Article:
We gave it an A
The movies that become art-house crowd pleasers generally have one telling aspect in common: They present ”moral” questions in an accessible, easy-to- think-about way. They’re art made user-friendly. Watching a literate trifle like A Room With a View (1986), we root for the innocent young heroine to follow her romantic yearnings, and we giggle at the priggish Victorians who try to press her into a loveless marriage. The movie is preaching to the converted (by now, who doesn’t believe that love matters more than propriety?). Likewise, Europa Europa (1991) tells the bracing true-life story of a young Jew who passes as a member of the Hitler Youth, yet it doesn’t even attempt to enlarge our understanding of what made Nazism so seductive to the Germans. Essentially, the charmed hero outwits a rote collection of killers, fools, and fanatics. These movies become art-house sensations in part because they make it so easy to choose sides.
I bring all this up as a roundabout way of joining in the praise for Howards End (PG), the latest E.M. Forster adaptation from the team of James Ivory (director), Ruth Prawer Jhabvala (screenwriter), and Ismail Merchant (producer), who also collaborated on adapting Forster’s A Room With a View. Their new film, which is about to open around the country, is a glorious success — witty, dark, profound. And yet, like the novel it’s based on, it is at once seductive and supremely elusive, a tale of class barriers in Edwardian England that gently undermines all our conventional art-house prejudices about men and women who’ve been molded by aristocratic privilege.
From its breathtaking opening shot, in which the dreamy matriarch Ruth Wilcox (Vanessa Redgrave) strolls at twilight through the grounds of Howards End, her beloved country manor, the movie is unabashedly enraptured with the civilized splendor of its characters’ lives. Ivory’s camera roams through mansions and gardens and the magnificent streets of turn-of-the-century London, unveiling an England in which every aspect of existence — conversation, food, travel, nature itself — has been lovingly aestheticized. Howards End captures the moment when this sumptuous world, in which materialism and spirituality are deeply intertwined, is beginning to crack; it is based on hidden social contracts that can no longer be justified. Ivory, as a director, has never achieved the elliptical dramatic force he does here. The vibrant, satin-rich images are charged with emotion.
The story spirals around two families. There are the Wilcoxes — Ruth, her rich, diffident husband, Henry (Anthony Hopkins), and their three rather snotty children. And there are the Schlegels — Helen (Helena Bonham Carter), playful and free-spirited, and Margaret (Emma Thompson), her conservative and kindly older sister, the two of whom enjoy a life of tea parties and quasi- bohemian cultural pursuits from within their posh London townhouse. The families are brought together when the ailing Ruth befriends Margaret. Redgrave isn’t on screen for long, yet her tremulous presence convinces us we’re watching a character who is linked to the soul of England itself. Ruth dies and becomes the film’s catalyst, bringing together the worlds of money (Henry) and intellectual passion (Margaret). In London, the two families keep running into each other, and Margaret, after a few casual meetings, accepts Henry’s rather abrupt offer of marriage.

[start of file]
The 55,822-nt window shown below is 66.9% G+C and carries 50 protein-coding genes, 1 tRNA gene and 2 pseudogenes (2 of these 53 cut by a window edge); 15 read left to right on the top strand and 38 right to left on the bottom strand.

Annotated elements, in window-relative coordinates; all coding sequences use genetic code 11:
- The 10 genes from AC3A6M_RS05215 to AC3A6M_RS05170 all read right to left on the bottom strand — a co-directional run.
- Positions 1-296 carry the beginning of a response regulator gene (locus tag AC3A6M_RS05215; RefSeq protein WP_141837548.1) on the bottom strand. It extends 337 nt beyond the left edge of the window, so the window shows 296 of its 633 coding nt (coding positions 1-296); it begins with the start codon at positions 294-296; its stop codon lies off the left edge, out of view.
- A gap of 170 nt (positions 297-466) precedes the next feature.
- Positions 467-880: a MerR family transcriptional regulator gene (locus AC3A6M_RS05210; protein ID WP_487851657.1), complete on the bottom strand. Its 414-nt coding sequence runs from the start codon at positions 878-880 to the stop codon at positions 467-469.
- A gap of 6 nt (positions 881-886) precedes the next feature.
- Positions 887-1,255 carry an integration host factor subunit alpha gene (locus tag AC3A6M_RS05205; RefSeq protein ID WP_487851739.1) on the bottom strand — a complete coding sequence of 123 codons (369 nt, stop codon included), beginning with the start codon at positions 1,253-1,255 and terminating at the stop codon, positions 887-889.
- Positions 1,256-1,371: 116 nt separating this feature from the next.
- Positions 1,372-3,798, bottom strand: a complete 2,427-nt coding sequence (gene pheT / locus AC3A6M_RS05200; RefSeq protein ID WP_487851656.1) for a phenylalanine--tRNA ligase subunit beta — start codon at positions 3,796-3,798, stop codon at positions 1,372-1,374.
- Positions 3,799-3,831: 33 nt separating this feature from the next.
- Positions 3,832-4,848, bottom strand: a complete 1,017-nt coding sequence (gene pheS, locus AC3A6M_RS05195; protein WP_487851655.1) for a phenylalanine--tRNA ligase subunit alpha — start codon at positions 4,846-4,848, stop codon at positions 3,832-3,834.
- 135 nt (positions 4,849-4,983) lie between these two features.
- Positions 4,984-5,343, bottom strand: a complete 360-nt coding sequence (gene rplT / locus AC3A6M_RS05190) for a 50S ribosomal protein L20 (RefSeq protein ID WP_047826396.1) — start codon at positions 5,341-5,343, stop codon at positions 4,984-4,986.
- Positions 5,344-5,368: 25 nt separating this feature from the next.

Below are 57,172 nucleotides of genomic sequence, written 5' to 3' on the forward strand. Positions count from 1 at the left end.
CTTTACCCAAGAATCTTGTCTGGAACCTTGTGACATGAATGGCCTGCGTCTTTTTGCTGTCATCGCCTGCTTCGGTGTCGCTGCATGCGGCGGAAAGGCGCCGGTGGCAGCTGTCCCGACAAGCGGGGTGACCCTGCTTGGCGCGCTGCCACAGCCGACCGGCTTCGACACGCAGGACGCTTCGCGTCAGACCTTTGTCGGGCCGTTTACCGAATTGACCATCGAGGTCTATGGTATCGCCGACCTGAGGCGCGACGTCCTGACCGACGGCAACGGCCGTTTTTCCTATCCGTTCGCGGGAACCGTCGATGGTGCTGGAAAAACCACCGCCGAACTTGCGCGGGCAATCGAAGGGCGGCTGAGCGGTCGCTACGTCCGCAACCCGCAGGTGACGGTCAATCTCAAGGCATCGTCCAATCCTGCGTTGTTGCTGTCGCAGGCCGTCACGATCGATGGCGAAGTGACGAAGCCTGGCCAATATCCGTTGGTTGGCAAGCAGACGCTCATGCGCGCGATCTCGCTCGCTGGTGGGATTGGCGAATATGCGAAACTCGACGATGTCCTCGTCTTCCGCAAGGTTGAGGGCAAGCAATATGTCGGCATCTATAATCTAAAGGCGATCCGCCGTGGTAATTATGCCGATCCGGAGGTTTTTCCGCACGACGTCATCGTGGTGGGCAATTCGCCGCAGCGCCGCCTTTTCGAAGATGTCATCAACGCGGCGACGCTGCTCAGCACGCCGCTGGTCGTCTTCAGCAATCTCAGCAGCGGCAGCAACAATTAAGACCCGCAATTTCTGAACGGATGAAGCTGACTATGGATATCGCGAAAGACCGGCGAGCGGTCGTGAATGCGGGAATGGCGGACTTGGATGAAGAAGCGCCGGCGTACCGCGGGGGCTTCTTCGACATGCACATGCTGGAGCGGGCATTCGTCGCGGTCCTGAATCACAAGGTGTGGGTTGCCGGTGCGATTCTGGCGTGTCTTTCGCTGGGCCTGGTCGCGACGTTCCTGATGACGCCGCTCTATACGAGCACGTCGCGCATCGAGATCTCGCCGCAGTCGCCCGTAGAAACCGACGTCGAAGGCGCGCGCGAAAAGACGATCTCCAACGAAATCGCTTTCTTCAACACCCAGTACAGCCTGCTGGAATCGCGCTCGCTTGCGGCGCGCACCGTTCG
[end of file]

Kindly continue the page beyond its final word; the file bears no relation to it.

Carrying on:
Forster’s story is driven by the fervor — and sheer folly — of people attempting to ”better” those beneath them. The Schlegels have made a protégé of Leonard Bast (Sam West), a poor but intelligent young clerk who loves poetry. Leonard himself is married to a hapless cockney wench whom he feels duty-bound to look after. When Henry, in an early scene, casually mentions to the Schlegels that the insurance company Leonard works for is about to fail, Leonard ends up quitting his job. Except it’s a mistake: The company doesn’t go under, and Leonard lacks the connections to get another position. None of this matters to Henry, who views his economic inferiors through a catch-22: If you lack opportunity, it must be because you didn’t deserve it in the first place. The job incident turns young Helen into Leonard’s one-woman social crusader, with tragic results.
The film’s moral thrust would seem to grow out of the injustice of Leonard’s plight. Yet what lends Howards End its mysterious, off-center gravity is that the filmmakers, like Forster, are less interested in Leonard than in the world of entitlement that has shut him out. The superb cast brings this world to life. Bonham Carter, whose exquisite, square-faced prettiness suggest a pre-Raphaelite painting come to life, acts with a smoldering directness. Her naive but willful Helen is an idealist who won’t be trapped by what she’s been taught. Hopkins, in a masterful performance, revels in Henry’s slightly dull, straitlaced arrogance, at the same time hinting at the tenderness that draws Margaret. It’s this quality that spurs Henry’s final, weary act of benevolence. Best of all is Emma Thompson, whose face is so delicately reactive that it’s like a kaleidoscope of emotion. As Margaret, a figure of radiant sanity, she makes intelligence itself seem beautiful. By the end, Margaret and Henry emerge as the film’s flawed yet hopeful human connection. The triumph of Howards End is that it doesn’t merely invite us to feel for these characters. With something like grace, it shows us the error and the splendor of their ways.